Health costs 7.5 euros per kg red meat overconsumption
Research by WUR (Wageningen University) and ‘True Price’ shows that the health costs of meat consumption are considerable. For red meat, the WUR and ‘True Price’ estimate that the health costs in the Netherlands are around € 7.50 per kilo of overconsumption. For processed meat, the costs are around € 4.30 per kilo. It is the first time in a Dutch study that the health costs of meat consumption have been translated into costs per kilo for the meat on the supermarket. The research was presented in The Hague (House of Parliament newsroom) on April 11th. Here is the powerpoint presentation. (Dutch).
It has been known for some time that excessive consumption of red and processed meat is associated with an increased risk of cardiovascular disease, stroke and colon cancer. For processed meat, it is not even possible to indicate a 'safe' amount for intake, it is not included in the Dutch Dietary Guidelines for healthy food (Wheel of Five). For red meat, the assumption for overconsumption is based on an advice of about a quarter of current consumption.
The study looked at the medical costs of the diseases related to meat consumption. These costs, € 0,65 billion per year, are now carried by society as a whole and through the ever-increasing health care premiums for everyone. If the costs were to be passed on to the consumer as a user, the price per kilo in the supermarket would – in case of overconsumption – rise by € 7.50 (red meat) and € 4.30 (processed meat). This is a conservative estimate, which does not include the health costs associated with meat production, such as infectious animal diseases, nitrogen emissions and particulate matter. The costs of the loss of work associated with illness have also not been taken into account, as have health problems caused by poor preparation of meat (salmonella and campylobacter infections). The research was commissioned by the Dutch Vegetarian Association and the True Animal Protein Price Coalition (TAPP Coalition). Previously, these organizations had research carried out into the costs of environmental impact per kilo of meat. The average costs for this were € 5.70 (beef and processed meat), € 4.50 (pork) and € 2.00 (chicken) per kilo. Based on this, the TAPP Coalition has made various proposals for the introduction of a fair meat price (environmental tax on meat) with compensation for sustainability for farmers, a plan for making healthy food cheaper and compensation for lower incomes. According to research agency CE Delft, meat consumption would halve in 2030 at these prices.
Added up, the environmental and health costs would lead to a higher kilo price of € 13.20 for beef and € 10.00 for processed meat, approximately doubling the current price of red and processed meat. However, such a price increase is not currently on the agenda. The TAPP Coalition, the Vegetarian Association and Caring Doctors do support the recent proposals from the report by Rob Jetten (IBO report on pricing climate policy). This report also refers to a levy on meat and dairy products. This includes the same rates for meat as in the TAPP plan. The organizations call on the cabinet and parliament to include the (climate) levy on meat and dairy from the IBO report in the package of measures that will be presented in May for the 2030 climate goals. But then in conjunction with a 0% VAT and other price reductions for healthy and sustainably produced food, so that food prices do not rise on average. A 'fair, on average 40% higher meat price', in which farmers are paid for greening, healthy and sustainable food receives a 0% VAT rate and low incomes are compensated, enjoys broad support among the population. In a representative survey conducted by Ipsos in February 2023 among 1038 people, 57% of them were in favor of this fair meat price.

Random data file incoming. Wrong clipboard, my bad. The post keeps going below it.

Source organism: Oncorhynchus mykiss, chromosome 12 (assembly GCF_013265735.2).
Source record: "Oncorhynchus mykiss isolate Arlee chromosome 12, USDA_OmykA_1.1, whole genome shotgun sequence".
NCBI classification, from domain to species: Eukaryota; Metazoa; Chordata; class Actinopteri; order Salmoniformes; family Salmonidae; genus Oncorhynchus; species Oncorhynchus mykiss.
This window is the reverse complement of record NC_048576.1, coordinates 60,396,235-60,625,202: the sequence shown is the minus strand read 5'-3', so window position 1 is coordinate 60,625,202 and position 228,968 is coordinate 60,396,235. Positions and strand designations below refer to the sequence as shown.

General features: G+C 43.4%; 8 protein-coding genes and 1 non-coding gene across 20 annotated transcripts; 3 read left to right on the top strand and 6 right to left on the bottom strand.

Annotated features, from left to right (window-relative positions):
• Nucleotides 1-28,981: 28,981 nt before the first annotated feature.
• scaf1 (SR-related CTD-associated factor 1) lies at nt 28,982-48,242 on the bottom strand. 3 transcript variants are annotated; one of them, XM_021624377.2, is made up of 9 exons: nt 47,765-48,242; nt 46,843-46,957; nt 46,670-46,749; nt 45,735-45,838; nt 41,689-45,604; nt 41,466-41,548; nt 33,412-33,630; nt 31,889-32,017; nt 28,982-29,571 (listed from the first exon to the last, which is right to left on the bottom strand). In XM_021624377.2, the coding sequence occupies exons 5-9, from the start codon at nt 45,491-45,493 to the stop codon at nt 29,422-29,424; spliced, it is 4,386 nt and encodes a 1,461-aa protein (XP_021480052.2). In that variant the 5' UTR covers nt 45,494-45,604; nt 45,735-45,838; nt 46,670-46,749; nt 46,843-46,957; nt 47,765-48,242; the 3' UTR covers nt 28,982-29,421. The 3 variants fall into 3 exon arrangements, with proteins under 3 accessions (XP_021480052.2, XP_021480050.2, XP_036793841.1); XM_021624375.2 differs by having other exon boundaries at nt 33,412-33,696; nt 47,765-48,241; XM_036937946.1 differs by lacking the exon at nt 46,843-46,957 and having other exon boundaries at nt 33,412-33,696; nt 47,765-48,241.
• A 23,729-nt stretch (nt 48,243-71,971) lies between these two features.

The report was presented on Tuesday evening April 11th. It was presented to Renze Brouwer (Ministry of Agriculture, Nature and Food Quality, program manager National Protein Strategy). Responses followed from among others Tjeerd de Groot (D66), Eva van Esch (PvdD) and Thomas Plochg (director of the Federation for Health).
Founded in 1894, the Vegetarian Association is the expert in the field of vegetarian nutrition and issues the V-Label for vegetarian and vegan products for the Netherlands, which can now be found on more than 2000 packages in supermarkets.
The True Animal Protein Price Coalition (TAPP Coalition), is a new organization committed to paying the "true" price of food, including environmental, health and animal welfare costs, starting with meat and dairy, due to the highest urgency . The approximately 60 partners of the TAPP Coalition represent about 0.6 million people.
For more information:
TAPP Coalition Jeroom Remmers (director)
06 22 40 77 12
Vegetarian Association Floris de Graad (director)
06 28 07 18 32
True Price Michel Scholte (director)
06 16 50 58 27
WUR Willy Baltussen
070 335 81 7 1
The report and other relevant materials can be downloaded via this dropbox.
Table: meat price increase if health costs of meat overconsumption are passed on
(in euro cents per 100 grams) (see image above).
* Source IRI / GPA: average price (incl. promo) in Q2 2022 supermarkets (excluding discounters Aldi/LIDL, including online meat sales.
** Source: “Consumer health - Impact-specific module for true price assessment True pricing method for agri-food products”, WUR, December 2022. Overconsumption red meat 23 kg per capita/year, see page 14. Total red meat consumption 30 kg. Overconsumption of processed meat: 20 kg, see page 14, based on Global Burden of Disease study.